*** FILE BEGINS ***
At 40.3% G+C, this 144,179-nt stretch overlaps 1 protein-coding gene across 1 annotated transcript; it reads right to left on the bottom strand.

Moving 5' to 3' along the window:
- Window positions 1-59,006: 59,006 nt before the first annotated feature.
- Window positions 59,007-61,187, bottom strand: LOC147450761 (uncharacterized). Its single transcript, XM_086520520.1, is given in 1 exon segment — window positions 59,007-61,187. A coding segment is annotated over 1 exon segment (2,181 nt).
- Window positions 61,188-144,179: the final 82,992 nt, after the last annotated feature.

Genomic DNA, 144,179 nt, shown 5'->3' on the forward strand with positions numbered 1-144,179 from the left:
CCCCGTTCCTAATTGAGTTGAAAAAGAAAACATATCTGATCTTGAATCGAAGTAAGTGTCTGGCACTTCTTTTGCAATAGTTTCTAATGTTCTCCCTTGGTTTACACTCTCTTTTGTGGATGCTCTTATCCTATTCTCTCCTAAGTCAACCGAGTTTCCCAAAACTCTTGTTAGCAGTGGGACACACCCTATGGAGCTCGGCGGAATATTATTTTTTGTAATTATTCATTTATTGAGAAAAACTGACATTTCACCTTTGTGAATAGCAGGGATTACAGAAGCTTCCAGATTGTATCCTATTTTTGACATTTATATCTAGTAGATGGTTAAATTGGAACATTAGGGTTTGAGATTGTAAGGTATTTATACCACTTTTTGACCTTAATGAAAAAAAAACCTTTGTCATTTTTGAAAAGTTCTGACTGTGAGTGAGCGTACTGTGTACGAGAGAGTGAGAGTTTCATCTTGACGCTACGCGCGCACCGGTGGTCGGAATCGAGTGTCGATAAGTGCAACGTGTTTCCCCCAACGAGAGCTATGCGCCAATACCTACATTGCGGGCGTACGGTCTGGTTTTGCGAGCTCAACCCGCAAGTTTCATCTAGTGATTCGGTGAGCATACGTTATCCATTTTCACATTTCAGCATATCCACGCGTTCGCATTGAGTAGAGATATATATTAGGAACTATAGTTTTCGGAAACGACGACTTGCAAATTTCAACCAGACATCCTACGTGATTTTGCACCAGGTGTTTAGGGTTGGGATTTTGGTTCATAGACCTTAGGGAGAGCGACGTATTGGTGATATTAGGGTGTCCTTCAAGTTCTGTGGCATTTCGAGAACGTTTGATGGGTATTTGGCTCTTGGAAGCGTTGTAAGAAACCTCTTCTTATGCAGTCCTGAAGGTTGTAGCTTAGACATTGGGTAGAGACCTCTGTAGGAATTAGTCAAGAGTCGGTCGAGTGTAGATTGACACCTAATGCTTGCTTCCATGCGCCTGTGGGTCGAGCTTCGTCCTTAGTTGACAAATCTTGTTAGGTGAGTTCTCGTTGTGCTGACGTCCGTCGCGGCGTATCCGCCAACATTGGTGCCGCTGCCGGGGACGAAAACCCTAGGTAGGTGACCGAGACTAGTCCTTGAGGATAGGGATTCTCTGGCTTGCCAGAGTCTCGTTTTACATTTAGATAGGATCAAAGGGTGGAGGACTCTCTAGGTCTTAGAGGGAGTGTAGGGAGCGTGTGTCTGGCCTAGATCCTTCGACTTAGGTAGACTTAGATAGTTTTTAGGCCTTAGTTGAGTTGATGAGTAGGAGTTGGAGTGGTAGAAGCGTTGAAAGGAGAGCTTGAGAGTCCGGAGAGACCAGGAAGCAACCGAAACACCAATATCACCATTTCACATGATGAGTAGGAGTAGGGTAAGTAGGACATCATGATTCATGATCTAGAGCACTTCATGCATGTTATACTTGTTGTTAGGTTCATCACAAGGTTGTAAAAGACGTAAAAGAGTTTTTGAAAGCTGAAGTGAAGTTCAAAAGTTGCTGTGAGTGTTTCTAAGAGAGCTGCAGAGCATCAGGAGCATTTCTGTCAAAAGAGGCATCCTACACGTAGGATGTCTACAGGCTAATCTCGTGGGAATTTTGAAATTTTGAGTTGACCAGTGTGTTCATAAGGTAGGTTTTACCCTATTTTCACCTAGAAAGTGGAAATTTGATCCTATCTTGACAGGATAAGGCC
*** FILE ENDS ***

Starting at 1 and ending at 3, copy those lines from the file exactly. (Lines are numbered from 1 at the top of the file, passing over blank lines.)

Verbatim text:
At 40.3% G+C, this 144,179-nt stretch overlaps 1 protein-coding gene across 1 annotated transcript; it reads right to left on the bottom strand.

Moving 5' to 3' along the window:
- Window positions 1-59,006: 59,006 nt before the first annotated feature.